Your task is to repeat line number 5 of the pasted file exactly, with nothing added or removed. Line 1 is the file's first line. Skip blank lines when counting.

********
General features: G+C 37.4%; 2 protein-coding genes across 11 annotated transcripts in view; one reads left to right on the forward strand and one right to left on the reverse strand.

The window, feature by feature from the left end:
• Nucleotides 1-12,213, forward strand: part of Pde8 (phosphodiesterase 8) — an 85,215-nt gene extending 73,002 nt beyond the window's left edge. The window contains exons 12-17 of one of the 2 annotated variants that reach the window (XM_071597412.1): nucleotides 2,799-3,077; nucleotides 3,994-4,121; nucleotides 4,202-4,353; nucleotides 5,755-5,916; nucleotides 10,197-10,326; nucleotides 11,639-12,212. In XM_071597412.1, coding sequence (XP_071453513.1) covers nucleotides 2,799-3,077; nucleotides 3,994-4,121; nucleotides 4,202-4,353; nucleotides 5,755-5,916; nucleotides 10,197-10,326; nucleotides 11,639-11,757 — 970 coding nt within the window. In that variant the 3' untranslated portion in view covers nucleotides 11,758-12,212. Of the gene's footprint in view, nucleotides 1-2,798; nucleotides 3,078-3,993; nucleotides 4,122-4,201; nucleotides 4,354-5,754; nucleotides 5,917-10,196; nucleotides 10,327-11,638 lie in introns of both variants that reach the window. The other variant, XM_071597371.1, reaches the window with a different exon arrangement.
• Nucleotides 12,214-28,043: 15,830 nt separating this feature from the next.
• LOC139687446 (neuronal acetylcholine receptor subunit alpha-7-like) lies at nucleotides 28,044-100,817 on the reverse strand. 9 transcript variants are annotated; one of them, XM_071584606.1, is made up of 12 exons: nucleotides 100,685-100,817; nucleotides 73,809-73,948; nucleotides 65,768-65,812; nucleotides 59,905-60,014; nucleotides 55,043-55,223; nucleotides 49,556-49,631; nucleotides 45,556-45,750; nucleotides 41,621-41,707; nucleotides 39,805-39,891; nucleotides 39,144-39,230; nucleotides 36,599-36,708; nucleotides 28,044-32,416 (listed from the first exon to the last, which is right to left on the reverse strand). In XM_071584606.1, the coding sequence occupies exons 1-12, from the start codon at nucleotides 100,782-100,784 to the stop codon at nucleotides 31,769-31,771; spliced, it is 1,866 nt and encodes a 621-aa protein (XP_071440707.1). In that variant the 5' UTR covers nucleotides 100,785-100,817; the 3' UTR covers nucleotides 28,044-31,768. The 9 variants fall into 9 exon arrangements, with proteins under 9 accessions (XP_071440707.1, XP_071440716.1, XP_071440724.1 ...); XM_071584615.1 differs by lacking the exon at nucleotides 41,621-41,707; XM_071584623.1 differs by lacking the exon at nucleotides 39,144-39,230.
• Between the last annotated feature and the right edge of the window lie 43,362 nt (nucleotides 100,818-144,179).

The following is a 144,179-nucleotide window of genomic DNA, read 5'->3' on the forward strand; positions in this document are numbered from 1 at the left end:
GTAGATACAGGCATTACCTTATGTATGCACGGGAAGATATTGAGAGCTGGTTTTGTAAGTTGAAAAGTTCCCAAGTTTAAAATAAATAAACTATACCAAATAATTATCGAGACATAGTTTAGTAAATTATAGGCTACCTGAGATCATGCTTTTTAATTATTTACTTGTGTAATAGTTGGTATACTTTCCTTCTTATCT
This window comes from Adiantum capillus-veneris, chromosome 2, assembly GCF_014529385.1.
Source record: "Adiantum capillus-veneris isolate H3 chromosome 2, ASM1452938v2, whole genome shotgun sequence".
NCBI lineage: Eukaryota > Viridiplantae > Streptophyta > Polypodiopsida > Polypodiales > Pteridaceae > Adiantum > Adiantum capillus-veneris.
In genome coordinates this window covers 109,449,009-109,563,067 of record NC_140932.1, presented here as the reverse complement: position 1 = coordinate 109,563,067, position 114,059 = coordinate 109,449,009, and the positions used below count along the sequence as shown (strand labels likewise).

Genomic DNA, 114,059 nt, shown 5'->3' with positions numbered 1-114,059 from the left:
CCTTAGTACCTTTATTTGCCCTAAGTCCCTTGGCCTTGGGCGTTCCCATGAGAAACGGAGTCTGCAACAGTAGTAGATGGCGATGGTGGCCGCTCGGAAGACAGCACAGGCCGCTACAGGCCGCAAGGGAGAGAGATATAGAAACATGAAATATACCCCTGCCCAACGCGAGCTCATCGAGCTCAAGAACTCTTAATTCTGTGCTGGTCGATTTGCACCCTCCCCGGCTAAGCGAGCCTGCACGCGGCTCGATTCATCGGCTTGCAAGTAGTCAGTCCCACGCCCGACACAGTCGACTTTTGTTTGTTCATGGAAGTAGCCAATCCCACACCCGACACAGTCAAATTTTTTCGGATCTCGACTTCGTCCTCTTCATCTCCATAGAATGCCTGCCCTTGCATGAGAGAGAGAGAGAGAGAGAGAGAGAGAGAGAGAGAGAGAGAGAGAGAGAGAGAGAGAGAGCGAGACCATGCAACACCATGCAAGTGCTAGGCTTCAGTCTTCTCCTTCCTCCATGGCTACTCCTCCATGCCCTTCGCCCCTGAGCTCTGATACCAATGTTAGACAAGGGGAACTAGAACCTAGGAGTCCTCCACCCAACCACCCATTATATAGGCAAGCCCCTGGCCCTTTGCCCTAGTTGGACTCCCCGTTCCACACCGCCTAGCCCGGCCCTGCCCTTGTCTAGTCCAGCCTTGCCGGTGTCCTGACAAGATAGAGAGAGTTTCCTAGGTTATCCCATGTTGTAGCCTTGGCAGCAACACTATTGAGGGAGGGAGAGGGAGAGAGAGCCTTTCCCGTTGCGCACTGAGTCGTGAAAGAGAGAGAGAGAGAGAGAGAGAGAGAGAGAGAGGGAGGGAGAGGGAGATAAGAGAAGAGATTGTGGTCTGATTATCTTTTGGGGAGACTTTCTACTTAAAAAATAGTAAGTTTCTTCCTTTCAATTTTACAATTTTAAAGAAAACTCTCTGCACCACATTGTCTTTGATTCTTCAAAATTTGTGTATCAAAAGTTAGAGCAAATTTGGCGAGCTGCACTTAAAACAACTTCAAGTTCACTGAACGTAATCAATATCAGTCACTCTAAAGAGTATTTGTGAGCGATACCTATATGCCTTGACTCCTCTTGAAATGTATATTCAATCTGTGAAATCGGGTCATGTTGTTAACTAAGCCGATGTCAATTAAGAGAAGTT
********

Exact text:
• LOC139687446 (neuronal acetylcholine receptor subunit alpha-7-like) lies at nucleotides 28,044-100,817 on the reverse strand. 9 transcript variants are annotated; one of them, XM_071584606.1, is made up of 12 exons: nucleotides 100,685-100,817; nucleotides 73,809-73,948; nucleotides 65,768-65,812; nucleotides 59,905-60,014; nucleotides 55,043-55,223; nucleotides 49,556-49,631; nucleotides 45,556-45,750; nucleotides 41,621-41,707; nucleotides 39,805-39,891; nucleotides 39,144-39,230; nucleotides 36,599-36,708; nucleotides 28,044-32,416 (listed from the first exon to the last, which is right to left on the reverse strand). In XM_071584606.1, the coding sequence occupies exons 1-12, from the start codon at nucleotides 100,782-100,784 to the stop codon at nucleotides 31,769-31,771; spliced, it is 1,866 nt and encodes a 621-aa protein (XP_071440707.1). In that variant the 5' UTR covers nucleotides 100,785-100,817; the 3' UTR covers nucleotides 28,044-31,768. The 9 variants fall into 9 exon arrangements, with proteins under 9 accessions (XP_071440707.1, XP_071440716.1, XP_071440724.1 ...); XM_071584615.1 differs by lacking the exon at nucleotides 41,621-41,707; XM_071584623.1 differs by lacking the exon at nucleotides 39,144-39,230.